Judge orders Trump search affidavit released with redactions

Judge orders Trump search affidavit released with redactions

Judge orders Trump search affidavit released with redactions


A federal judge on Thursday ordered the affidavit used to substantiate the search warrant on former President Trump’s Mar-a-Lago residence to be unsealed by noon ET Friday with government redactions.

The judge said the government had fulfilled its obligations to justify the redactions. Several media organizations, including CBS News, lobbied for the release of the affidavit. Trump has also publicly called for the release of the affidavit, although his lawyers have not filed any legal proceedings as interested parties.

The Department of Justice presented its redacted version in court. The affidavit likely contains more information about government investigators’ concerns about the documents allegedly held at Mar-a-Lago.

The FBI searched Trump’s primary residence in Mar-a-Lago on Aug. 8 as part of an investigation into his handling of presidential records since leaving office. On August 12, the the search warrant was unsealedas well as an inventory of seized materials, which included 11 sets of classified documents.

Residence of former US President Donald Trump at Mar-A-Lago, Palm Beach, Florida on August 9, 2022.

GIORGIO VIERA/AFP via Getty Images

Earlier this week, Trump and his attorneys have filed a motion before a different judge to have a special master appointed to examine the documents taken from Mar-a-Lago. They argued that the special master – a court-appointed monitor – is necessary to protect the former president’s constitutional rights.

Trump’s lawyers have also asked the Justice Department to provide them with a more detailed account of what the FBI took from his Florida compound and to return any property outside the scope of the law. . Search warrant.

The National Archives and Records Administration (NARA) received 15 boxes of presidential documents from Mar-a-Lago in January. NARA identified more than 100 documents with classification marks — including some identified as Top Secret and protected by sensitive special access programs — after its initial review of those boxes, according to a May letter sent by the archivist by Acting Archives to counsel for the former president.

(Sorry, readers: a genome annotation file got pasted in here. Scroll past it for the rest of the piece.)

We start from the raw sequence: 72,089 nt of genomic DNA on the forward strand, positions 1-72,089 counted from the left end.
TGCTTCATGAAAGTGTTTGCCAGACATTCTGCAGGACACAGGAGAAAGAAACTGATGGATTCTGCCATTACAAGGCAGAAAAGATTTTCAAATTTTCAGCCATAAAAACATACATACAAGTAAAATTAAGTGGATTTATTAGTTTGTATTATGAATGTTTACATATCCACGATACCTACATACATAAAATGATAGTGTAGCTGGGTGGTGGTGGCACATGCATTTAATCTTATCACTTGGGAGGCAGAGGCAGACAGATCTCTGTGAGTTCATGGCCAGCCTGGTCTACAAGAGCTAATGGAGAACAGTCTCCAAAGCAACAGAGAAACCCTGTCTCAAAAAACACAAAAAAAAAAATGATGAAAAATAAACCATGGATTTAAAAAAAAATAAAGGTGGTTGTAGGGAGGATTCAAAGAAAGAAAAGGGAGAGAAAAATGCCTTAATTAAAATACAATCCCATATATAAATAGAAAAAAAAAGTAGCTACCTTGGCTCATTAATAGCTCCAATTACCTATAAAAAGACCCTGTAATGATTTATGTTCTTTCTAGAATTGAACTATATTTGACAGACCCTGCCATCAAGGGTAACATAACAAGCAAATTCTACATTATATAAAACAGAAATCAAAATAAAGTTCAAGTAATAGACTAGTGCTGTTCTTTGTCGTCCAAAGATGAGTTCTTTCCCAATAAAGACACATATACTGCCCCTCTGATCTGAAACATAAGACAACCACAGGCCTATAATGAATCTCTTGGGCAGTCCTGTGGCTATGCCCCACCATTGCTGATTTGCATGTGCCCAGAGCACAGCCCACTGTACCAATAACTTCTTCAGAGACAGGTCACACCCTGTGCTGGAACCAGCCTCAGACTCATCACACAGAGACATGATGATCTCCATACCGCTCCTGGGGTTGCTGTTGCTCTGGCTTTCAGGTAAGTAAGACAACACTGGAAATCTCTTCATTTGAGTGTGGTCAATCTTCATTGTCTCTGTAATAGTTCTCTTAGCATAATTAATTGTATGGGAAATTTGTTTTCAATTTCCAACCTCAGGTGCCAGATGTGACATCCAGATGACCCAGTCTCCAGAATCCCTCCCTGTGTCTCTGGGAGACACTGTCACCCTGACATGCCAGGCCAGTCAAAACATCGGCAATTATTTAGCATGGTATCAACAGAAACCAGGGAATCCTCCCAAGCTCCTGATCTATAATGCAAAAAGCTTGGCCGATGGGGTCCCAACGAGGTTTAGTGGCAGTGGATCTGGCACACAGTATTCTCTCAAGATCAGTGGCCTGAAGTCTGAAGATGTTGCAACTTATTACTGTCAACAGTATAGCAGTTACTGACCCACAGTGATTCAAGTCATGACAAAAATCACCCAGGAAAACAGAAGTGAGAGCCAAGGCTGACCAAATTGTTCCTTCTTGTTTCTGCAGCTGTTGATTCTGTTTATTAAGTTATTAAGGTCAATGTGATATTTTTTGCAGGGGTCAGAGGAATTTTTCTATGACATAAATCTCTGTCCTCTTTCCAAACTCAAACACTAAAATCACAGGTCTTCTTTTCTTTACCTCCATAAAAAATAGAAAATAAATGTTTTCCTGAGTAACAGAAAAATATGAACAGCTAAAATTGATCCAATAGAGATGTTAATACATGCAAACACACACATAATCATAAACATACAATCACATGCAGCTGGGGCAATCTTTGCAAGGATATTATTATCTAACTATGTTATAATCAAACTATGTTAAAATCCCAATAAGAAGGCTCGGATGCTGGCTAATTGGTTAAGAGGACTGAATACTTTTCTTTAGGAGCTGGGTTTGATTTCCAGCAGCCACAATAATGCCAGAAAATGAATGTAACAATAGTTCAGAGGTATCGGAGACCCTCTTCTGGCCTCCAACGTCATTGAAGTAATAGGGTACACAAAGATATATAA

The National Archives has asked the Department of Justice to look into the matter.

A US official told CBS News earlier this week that investigators closely examine video evidence which they obtained which showed people accessing the area of ​​Trump’s residence where he kept papers – including classified documents.

Mar-a-Lago’s search warrant was approved by Attorney General Merrick Garland and then by Federal Magistrate Judge Bruce Reinhart on August 5. Reinhart reviewed the affidavit and its references to evidence from the inquests, saying last week that “all information the court relied on is in the affidavit.”

The Justice Department argued that the affidavit should remain sealed, citing the need to “protect the integrity of an ongoing police investigation that involves national security.” Investigative methods and the identities of FBI agents and witnesses are at stake, prosecutors told the judge, and said releasing the affidavit risked chilling future cooperation.

Media organizations had argued that it was necessary to unseal at least parts of the affidavit to help the public understand the Justice Department’s reasons for the search.

Robert Legare contributed to this report.

Leave a Comment